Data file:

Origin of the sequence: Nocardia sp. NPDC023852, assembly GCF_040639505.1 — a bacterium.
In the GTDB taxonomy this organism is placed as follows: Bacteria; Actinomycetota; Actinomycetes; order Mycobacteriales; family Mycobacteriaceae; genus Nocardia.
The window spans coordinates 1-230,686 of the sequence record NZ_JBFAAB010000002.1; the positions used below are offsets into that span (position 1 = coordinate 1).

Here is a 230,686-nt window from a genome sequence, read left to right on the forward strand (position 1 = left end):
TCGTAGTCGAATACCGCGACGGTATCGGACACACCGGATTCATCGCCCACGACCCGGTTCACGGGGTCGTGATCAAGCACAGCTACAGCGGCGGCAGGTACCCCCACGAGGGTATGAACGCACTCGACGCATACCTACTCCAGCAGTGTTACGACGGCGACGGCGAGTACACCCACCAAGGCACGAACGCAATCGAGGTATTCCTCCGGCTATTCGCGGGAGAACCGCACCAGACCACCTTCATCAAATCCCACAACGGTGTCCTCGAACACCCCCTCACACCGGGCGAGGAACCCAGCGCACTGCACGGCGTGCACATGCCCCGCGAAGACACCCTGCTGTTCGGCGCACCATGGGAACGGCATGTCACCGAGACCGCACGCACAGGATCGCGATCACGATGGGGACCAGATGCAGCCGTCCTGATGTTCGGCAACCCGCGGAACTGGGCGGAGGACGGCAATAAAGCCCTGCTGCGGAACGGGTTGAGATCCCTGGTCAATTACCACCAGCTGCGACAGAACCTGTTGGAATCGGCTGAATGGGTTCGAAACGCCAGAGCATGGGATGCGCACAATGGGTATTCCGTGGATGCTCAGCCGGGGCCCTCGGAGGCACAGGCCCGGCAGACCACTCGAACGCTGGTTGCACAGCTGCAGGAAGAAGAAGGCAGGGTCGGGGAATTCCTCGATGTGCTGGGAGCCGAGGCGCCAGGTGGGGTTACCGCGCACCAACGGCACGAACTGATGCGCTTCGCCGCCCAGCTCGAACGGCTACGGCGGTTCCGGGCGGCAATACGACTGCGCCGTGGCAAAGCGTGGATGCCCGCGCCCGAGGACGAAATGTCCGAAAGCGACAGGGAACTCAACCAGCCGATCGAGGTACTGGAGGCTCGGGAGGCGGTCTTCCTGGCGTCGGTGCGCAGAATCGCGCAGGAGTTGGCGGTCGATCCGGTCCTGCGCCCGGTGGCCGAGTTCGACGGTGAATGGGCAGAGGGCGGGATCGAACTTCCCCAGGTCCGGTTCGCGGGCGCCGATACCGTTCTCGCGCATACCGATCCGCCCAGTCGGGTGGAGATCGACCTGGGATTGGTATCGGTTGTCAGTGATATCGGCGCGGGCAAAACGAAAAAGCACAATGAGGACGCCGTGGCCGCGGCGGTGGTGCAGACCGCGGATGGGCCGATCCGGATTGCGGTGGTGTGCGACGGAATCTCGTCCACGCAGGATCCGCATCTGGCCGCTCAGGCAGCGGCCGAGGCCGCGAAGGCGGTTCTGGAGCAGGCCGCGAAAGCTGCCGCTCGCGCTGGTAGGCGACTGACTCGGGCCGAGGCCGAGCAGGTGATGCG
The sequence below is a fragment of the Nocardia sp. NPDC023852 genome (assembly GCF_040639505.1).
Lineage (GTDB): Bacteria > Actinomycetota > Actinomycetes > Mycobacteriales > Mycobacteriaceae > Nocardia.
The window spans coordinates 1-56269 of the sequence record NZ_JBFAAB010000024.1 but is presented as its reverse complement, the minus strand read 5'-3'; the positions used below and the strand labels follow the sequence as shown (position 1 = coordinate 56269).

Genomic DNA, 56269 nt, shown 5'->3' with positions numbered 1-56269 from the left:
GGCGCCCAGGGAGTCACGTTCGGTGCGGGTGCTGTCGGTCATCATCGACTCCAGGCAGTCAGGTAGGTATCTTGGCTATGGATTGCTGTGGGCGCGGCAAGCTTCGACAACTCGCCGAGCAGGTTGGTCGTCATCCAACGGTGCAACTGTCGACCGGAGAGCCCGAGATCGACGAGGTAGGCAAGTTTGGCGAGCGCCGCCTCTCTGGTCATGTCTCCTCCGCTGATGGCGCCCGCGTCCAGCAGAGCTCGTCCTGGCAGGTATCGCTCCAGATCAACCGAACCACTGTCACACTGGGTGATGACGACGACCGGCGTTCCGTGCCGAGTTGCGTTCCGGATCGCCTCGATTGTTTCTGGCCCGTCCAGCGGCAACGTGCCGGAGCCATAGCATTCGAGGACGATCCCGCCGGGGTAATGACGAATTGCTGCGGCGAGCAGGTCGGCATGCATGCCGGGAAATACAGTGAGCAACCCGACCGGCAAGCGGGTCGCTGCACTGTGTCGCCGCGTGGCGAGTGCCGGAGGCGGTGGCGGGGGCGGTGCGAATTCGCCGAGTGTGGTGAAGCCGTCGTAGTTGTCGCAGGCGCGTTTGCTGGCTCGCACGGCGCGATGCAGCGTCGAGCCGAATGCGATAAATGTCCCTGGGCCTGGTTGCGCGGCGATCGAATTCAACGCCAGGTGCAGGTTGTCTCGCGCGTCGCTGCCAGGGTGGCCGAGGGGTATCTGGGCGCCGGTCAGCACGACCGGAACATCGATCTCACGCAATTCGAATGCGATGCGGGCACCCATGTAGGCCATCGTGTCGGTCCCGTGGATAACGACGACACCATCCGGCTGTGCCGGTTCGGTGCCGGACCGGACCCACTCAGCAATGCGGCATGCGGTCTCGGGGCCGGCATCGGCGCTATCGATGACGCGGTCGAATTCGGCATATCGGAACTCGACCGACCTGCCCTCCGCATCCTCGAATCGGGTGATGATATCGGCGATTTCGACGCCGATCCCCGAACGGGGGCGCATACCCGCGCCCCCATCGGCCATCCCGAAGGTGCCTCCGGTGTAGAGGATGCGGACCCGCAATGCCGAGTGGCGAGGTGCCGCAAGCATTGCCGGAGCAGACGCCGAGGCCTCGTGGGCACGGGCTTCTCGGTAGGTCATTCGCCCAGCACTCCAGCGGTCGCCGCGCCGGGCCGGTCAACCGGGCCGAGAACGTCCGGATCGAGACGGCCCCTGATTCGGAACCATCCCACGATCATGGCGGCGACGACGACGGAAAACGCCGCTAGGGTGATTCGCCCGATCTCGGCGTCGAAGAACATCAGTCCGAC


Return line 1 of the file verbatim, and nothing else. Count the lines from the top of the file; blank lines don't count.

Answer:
Origin of the sequence: Nocardia sp. NPDC023852, assembly GCF_040639505.1 — a bacterium.